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Mark Olival-Bartley studied applied linguistics at Hawaii Pacific University, attaining B.A. and M.A. degrees in Teaching English as a Second Language, and poetry at the City College of New York. He is now writing a dissertation on the sonnets of E. A. Robinson at LMU, where he tutors composition alongside editing flyers on poetry and style. His poems and translations have appeared in journals on both sides of the Atlantic. He is the resident poet at EcoHealth, where his science-themed verse is regularly featured, and a senior copyeditor at Review of International American Studies. He also teaches at Münchner Volkshochschule and leads the Amerikahaus Literaturkreis.


Amerikahaus Literary Circle: 2 September 2015

Discussion Questions for Open City by Teju Cole

1.  Did you enjoy the story?  If so, what did you especially like?

2.  Like Scout Finch in To Kill a Mockingbird and Theo Decker in The Goldfinch, Julius, the narrator of Open City, is genuinely reflective and exquisitely eloquent in his recounting of his tale.  How does his narrative style differ from Scout’s and Theo’s?  

3.  The novel’s setting, of course, is post-9/11 New York City—and Cole writes with great specificity as to the places Julius visits:  How did this concrete approach to description work within your mind’s eye as a reader?  Was the section set in Brussels or the recalled memories of Nigeria effective in a like way at conveying a sense of place?

4.  As half-German and half-Nigerian, Julius seems utterly at home in New York.  Consider how Julius views issues of cosmopolitanism and immigration vis-a-vis the characters he encounters, most of whom are also immigrants:  What observations of culture and race does Julius make, and what did you think of them?

5.  Julius is a close observer of people, and he renders these observations in a seemingly candid way in real time, often revising what he opines when a closer look demands a change of assessment.  Does this make him a more reliable narrator?  And, if so, what do you then make of his total lack of comment upon Moji’s accusation?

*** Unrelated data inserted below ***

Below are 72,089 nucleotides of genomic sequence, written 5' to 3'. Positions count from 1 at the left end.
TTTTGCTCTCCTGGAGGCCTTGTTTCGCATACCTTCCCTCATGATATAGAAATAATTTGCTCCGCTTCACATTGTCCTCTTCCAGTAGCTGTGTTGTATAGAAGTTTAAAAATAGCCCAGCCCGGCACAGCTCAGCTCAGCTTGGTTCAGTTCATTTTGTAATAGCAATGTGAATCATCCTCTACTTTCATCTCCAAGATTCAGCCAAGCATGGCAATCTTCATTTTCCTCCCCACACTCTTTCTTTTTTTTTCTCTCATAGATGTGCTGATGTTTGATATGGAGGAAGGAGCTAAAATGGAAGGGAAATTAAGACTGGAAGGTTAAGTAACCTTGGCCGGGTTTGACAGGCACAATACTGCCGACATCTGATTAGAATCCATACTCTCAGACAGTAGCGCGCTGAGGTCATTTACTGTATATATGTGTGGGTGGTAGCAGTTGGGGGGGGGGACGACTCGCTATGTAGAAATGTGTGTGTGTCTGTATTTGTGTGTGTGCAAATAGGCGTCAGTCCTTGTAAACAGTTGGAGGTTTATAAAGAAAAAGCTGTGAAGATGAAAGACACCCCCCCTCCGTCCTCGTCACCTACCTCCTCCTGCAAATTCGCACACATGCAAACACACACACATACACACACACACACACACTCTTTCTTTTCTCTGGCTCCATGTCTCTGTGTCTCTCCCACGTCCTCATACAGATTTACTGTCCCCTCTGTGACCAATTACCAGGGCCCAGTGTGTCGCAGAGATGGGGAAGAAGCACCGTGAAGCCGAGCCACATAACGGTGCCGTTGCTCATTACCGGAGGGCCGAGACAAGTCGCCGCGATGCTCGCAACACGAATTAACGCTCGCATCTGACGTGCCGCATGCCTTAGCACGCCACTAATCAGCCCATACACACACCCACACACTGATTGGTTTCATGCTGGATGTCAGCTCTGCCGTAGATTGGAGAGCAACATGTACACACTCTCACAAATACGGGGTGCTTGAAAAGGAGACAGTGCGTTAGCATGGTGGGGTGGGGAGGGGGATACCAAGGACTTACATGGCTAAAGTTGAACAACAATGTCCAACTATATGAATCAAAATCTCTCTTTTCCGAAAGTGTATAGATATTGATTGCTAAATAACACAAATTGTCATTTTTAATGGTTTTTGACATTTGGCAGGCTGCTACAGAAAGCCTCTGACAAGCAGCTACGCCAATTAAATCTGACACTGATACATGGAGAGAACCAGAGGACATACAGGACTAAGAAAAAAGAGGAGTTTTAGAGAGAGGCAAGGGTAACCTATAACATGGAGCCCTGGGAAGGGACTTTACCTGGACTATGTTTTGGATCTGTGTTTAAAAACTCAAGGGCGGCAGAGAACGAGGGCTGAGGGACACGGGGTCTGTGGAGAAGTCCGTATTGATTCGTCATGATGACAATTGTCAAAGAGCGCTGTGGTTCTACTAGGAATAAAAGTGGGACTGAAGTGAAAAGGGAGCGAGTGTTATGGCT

6.  Whereas Donna Tartt’s The Goldfinch was peppered with references to pop culture (say, with the likes of Lady Gaga and Starbucks), Cole’s novel is heavily laden with those that preoccupy Julius—those of architecture, classical music, art history, literature, photography, and the history of science.  What effect did these meditations have on you as a reader?

7.  In Brussels, why does Julius pursue the plain, middle-aged woman with the umbrella and not the young, beautiful waitress who had expressed an interest?  What awkwardness does he have with other men, especially those he calls “brother”?  Do these encounters foreshadow the stunning accusation Moji makes in the penultimate chapter?

8. In Kurt Vonnegut’s Galapagos, we noted an authorial play with the nature of time:  How does Cole play in a like way with temporal perception during his description of Julius’ peregrinations about Manhattan?

9.   By the end, Julius literally sails off into the night.  How satisfying was this ending for you?  

Our title for October 2015 is The Naked and the Dead by Norman Mailer; for more information, including dates, please visit amerikahaus.de.

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